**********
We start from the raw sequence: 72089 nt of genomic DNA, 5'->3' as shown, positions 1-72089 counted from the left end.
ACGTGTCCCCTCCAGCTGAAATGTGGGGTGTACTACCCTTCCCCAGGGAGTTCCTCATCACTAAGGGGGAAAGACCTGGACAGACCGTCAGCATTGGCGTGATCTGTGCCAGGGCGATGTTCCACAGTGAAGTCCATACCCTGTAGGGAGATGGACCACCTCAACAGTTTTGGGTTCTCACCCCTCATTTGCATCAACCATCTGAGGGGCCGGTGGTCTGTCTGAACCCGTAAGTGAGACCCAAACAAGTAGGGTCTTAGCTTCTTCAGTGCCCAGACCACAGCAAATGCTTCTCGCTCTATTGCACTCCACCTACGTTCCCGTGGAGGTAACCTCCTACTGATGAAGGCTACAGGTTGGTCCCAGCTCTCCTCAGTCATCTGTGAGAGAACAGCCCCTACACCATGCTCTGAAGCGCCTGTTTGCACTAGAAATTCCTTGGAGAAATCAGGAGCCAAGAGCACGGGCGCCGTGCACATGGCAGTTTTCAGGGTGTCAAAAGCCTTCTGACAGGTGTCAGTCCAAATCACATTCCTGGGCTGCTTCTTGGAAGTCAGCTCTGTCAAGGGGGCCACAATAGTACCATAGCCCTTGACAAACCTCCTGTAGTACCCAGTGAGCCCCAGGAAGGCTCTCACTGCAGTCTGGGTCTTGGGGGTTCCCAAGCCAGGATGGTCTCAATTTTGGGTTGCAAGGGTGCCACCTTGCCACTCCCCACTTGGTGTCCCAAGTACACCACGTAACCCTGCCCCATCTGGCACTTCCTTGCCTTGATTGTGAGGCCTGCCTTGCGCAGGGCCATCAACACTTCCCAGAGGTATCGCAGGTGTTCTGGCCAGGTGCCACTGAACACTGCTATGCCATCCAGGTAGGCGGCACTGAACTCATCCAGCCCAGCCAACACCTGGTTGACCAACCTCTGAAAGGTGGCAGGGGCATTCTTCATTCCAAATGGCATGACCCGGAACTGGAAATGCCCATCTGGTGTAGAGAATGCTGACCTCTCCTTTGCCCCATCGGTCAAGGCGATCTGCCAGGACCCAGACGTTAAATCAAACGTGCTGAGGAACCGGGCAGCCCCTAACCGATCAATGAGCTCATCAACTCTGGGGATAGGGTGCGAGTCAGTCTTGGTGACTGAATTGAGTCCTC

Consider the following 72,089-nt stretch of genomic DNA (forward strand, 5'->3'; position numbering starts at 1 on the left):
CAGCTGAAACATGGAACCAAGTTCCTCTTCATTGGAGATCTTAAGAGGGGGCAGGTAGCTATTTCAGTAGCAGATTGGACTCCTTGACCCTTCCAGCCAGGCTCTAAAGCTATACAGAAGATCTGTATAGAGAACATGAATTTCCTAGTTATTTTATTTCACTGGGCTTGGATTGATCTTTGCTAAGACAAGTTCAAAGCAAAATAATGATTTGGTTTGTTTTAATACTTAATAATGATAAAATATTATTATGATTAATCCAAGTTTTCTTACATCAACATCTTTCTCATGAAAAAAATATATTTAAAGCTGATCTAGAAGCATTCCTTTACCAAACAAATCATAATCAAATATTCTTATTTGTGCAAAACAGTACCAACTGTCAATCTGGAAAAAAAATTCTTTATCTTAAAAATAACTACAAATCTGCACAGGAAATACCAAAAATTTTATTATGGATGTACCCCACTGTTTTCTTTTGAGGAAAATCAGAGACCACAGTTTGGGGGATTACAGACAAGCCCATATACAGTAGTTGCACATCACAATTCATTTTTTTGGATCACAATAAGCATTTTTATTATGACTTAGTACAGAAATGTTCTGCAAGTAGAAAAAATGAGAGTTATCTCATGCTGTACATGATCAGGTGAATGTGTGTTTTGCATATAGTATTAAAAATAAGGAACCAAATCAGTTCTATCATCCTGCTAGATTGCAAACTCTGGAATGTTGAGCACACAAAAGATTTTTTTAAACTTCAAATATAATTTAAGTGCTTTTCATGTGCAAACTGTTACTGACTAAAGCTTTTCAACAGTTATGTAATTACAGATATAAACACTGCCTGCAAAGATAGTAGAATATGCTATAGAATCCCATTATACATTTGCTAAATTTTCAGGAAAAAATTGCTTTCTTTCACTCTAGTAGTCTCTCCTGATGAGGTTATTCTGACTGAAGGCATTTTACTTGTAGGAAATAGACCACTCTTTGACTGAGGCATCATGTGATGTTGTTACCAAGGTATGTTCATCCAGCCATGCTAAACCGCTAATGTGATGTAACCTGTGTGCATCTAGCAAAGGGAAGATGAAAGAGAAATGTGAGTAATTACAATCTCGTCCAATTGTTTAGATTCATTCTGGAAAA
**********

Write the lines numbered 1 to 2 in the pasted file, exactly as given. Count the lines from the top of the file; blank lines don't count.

We start from the raw sequence: 72089 nt of genomic DNA, 5'->3' as shown, positions 1-72089 counted from the left end.
ACGTGTCCCCTCCAGCTGAAATGTGGGGTGTACTACCCTTCCCCAGGGAGTTCCTCATCACTAAGGGGGAAAGACCTGGACAGACCGTCAGCATTGGCGTGATCTGTGCCAGGGCGATGTTCCACAGTGAAGTCCATACCCTGTAGGGAGATGGACCACCTCAACAGTTTTGGGTTCTCACCCCTCATTTGCATCAACCATCTGAGGGGCCGGTGGTCTGTCTGAACCCGTAAGTGAGACCCAAACAAGTAGGGTCTTAGCTTCTTCAGTGCCCAGACCACAGCAAATGCTTCTCGCTCTATTGCACTCCACCTACGTTCCCGTGGAGGTAACCTCCTACTGATGAAGGCTACAGGTTGGTCCCAGCTCTCCTCAGTCATCTGTGAGAGAACAGCCCCTACACCATGCTCTGAAGCGCCTGTTTGCACTAGAAATTCCTTGGAGAAATCAGGAGCCAAGAGCACGGGCGCCGTGCACATGGCAGTTTTCAGGGTGTCAAAAGCCTTCTGACAGGTGTCAGTCCAAATCACATTCCTGGGCTGCTTCTTGGAAGTCAGCTCTGTCAAGGGGGCCACAATAGTACCATAGCCCTTGACAAACCTCCTGTAGTACCCAGTGAGCCCCAGGAAGGCTCTCACTGCAGTCTGGGTCTTGGGGGTTCCCAAGCCAGGATGGTCTCAATTTTGGGTTGCAAGGGTGCCACCTTGCCACTCCCCACTTGGTGTCCCAAGTACACCACGTAACCCTGCCCCATCTGGCACTTCCTTGCCTTGATTGTGAGGCCTGCCTTGCGCAGGGCCATCAACACTTCCCAGAGGTATCGCAGGTGTTCTGGCCAGGTGCCACTGAACACTGCTATGCCATCCAGGTAGGCGGCACTGAACTCATCCAGCCCAGCCAACACCTGGTTGACCAACCTCTGAAAGGTGGCAGGGGCATTCTTCATTCCAAATGGCATGACCCGGAACTGGAAATGCCCATCTGGTGTAGAGAATGCTGACCTCTCCTTTGCCCCATCGGTCAAGGCGATCTGCCAGGACCCAGACGTTAAATCAAACGTGCTGAGGAACCGGGCAGCCCCTAACCGATCAATGAGCTCATCAACTCTGGGGATAGGGTGCGAGTCAGTCTTGGTGACTGAATTGAGTCCTC